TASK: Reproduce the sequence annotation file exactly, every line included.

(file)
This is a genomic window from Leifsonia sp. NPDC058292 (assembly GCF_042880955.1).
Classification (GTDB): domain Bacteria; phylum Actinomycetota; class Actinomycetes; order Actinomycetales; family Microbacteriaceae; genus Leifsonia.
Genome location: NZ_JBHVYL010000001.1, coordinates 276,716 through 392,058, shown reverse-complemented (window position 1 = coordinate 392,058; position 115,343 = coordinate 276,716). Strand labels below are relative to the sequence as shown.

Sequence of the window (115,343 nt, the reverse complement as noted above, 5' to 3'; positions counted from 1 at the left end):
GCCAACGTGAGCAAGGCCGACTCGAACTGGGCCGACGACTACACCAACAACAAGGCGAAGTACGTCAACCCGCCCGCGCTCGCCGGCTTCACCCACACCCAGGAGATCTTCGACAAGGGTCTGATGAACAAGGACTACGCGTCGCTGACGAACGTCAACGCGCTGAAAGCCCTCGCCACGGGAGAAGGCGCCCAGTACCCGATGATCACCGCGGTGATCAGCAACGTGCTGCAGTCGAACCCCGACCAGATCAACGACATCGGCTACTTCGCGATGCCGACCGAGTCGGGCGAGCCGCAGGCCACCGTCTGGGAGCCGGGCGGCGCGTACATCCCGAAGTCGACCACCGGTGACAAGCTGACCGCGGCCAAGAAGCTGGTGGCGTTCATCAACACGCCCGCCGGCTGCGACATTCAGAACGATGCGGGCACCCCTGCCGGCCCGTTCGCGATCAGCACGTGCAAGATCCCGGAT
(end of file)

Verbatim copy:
This is a genomic window from Leifsonia sp. NPDC058292 (assembly GCF_042880955.1).
Classification (GTDB): domain Bacteria; phylum Actinomycetota; class Actinomycetes; order Actinomycetales; family Microbacteriaceae; genus Leifsonia.
Genome location: NZ_JBHVYL010000001.1, coordinates 276,716 through 392,058, shown reverse-complemented (window position 1 = coordinate 392,058; position 115,343 = coordinate 276,716). Strand labels below are relative to the sequence as shown.

Sequence of the window (115,343 nt, the reverse complement as noted above, 5' to 3'; positions counted from 1 at the left end):
GCCAACGTGAGCAAGGCCGACTCGAACTGGGCCGACGACTACACCAACAACAAGGCGAAGTACGTCAACCCGCCCGCGCTCGCCGGCTTCACCCACACCCAGGAGATCTTCGACAAGGGTCTGATGAACAAGGACTACGCGTCGCTGACGAACGTCAACGCGCTGAAAGCCCTCGCCACGGGAGAAGGCGCCCAGTACCCGATGATCACCGCGGTGATCAGCAACGTGCTGCAGTCGAACCCCGACCAGATCAACGACATCGGCTACTTCGCGATGCCGACCGAGTCGGGCGAGCCGCAGGCCACCGTCTGGGAGCCGGGCGGCGCGTACATCCCGAAGTCGACCACCGGTGACAAGCTGACCGCGGCCAAGAAGCTGGTGGCGTTCATCAACACGCCCGCCGGCTGCGACATTCAGAACGATGCGGGCACCCCTGCCGGCCCGTTCGCGATCAGCACGTGCAAGATCCCGGAT